I was excited to hear that we would get the chance to give the new 29+ WTB Ranger tire a whirl on the Stache 9. The 29+ edition currently comes in one width (3.0”), and only one flavor, that being the ‘fast rolling’ and ‘light’ version. The samples we received both weighed 895g, which may be slightly heavier than the Bontrager Chupacabras they would be replacing, but still on the svelte side for a 29” x 3.0” tire. The knobs themselves are not as big as you usually find on a lot of tires, but with such a large footprint, I don’t find that they need to be. I have also found that I usually prefer tires that don’t have tall, soft side knobs that are more prodigious than the center knobs. At my size, with them usually being softer than the center knobs, they generally tend to squirm on our ever-prevalent loose over hard packed trails when I put the wood to them.
Once mounted on the Sun Mulefüt 50SL rims, the WTB Ranger presented a similarly round-ish profile, and are pretty much the same width (maybe a tick smaller, but not much to quibble about). After riding them for a month, I have measured the casing at 2.915”, so very close to the advertised 3.0” width. On a narrower rim, they would likely lose a little volume. As for the mounting process, they were not terribly hard to get seated with an air compressor. They do run TIGHT on the bead shelf, as do the Chupacabras.
The Chupas were a bit of a pain in the posterior to break the bead on the Mulefüt rims. It took about all of the strength I have in the meathooks I call hands, and as I found out a couple weeks after I mounted the Rangers (when I had to rebuild a rear wheel due to several spokes heading for early retirement), they are not easily unseated either. I will be packing some sort of extra help in my Camelbak when I head out into the backcountry, should I have the need to insert a tube. On the other hand, I have complete faith that these will have ANY burping issues should the pressure get a little bit low.
Not that I was unhappy with the stock Bontrager Chupacabras. On the contrary, I think very highly of them. They have reliably furnished excellent, consistent traction in a wide variety of conditions, and I felt they rolled quite well, although I hadn’t been able to compare them to anything else on the same bike.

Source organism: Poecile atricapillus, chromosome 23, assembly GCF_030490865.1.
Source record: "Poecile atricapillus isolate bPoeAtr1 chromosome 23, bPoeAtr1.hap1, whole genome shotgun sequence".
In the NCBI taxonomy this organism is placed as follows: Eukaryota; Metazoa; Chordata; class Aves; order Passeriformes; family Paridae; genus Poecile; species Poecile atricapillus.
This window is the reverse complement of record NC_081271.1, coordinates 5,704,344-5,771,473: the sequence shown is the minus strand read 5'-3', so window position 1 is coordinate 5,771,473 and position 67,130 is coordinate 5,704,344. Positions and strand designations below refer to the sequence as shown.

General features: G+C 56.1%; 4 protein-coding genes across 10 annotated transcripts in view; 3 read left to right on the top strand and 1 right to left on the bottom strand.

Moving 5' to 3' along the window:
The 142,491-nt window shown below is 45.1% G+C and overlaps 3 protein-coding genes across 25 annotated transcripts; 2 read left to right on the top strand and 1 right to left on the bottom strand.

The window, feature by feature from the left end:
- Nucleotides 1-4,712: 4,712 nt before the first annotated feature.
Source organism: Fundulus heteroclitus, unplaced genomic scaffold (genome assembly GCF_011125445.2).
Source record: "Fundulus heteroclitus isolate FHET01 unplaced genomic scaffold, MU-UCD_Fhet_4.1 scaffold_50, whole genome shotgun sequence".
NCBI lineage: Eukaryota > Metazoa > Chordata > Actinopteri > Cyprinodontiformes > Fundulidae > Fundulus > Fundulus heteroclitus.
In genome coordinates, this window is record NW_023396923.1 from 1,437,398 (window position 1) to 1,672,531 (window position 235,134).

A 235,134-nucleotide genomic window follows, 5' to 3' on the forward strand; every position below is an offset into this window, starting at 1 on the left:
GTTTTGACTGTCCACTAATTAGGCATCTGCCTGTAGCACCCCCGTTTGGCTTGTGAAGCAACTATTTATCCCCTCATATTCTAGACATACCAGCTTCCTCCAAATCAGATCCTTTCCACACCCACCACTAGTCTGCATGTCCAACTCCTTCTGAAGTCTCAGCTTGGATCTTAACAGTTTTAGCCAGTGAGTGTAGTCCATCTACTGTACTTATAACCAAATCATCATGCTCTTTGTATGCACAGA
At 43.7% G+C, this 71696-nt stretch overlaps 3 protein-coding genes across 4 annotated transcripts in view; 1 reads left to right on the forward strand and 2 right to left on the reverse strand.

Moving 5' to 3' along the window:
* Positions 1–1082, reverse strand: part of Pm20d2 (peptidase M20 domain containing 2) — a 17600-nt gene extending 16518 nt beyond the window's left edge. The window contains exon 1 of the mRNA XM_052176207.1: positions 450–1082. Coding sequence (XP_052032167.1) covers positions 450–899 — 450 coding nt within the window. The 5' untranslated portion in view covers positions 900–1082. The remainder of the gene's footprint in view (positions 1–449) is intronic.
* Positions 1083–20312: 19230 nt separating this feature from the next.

I initially set them both at 18psi, as that had been where I ended up with the Chupacabras after much experimentation. On the very first ride on trails I have ridden hundreds of times to say the least, I felt the WTB Ranger rolled along on the fire road climbs quite well. For being the large sub-species humanoid that I am, ‘quite well’ is just dandy for my purposes, and the traction is always there as you would expect it to be for such a ‘plus’ sized tire.
After I reached to top of the climb on the maiden voyage of the Rangers, I was about to find out that ‘fast rolling’ didn’t just apply to the ride along the canyon floor and climbing up the fire road. This first part of this particular descent is fast and flowy, and tilted down just enough to keep you sailing along, only needing an occasional feathering of the brakes here and there.
The first thing I noticed was that I was ‘feathering’ the brakes a little more than usual, and I wondered for a moment if the traction wasn’t quite up to snuff. But, since I have ridden these trails enough times to know many of the rocks, pebbles, and bushes on a first name basis, I quickly realized I was carrying noticeably more speed into the corners and that was why I needed to breathe a little heavier on the binders.
The next part of this trail is a bit more twisty and swoopy (and super fun), and requires a bit more braking before hitting several of the corners. That extra speed had me skittering over the top of the loose over hardpack trying to get my speed down before committing to the corners. I was actually having to adjust my style a bit to deal with it, but overall really enjoyed the ‘fast rolling’ part of this equation.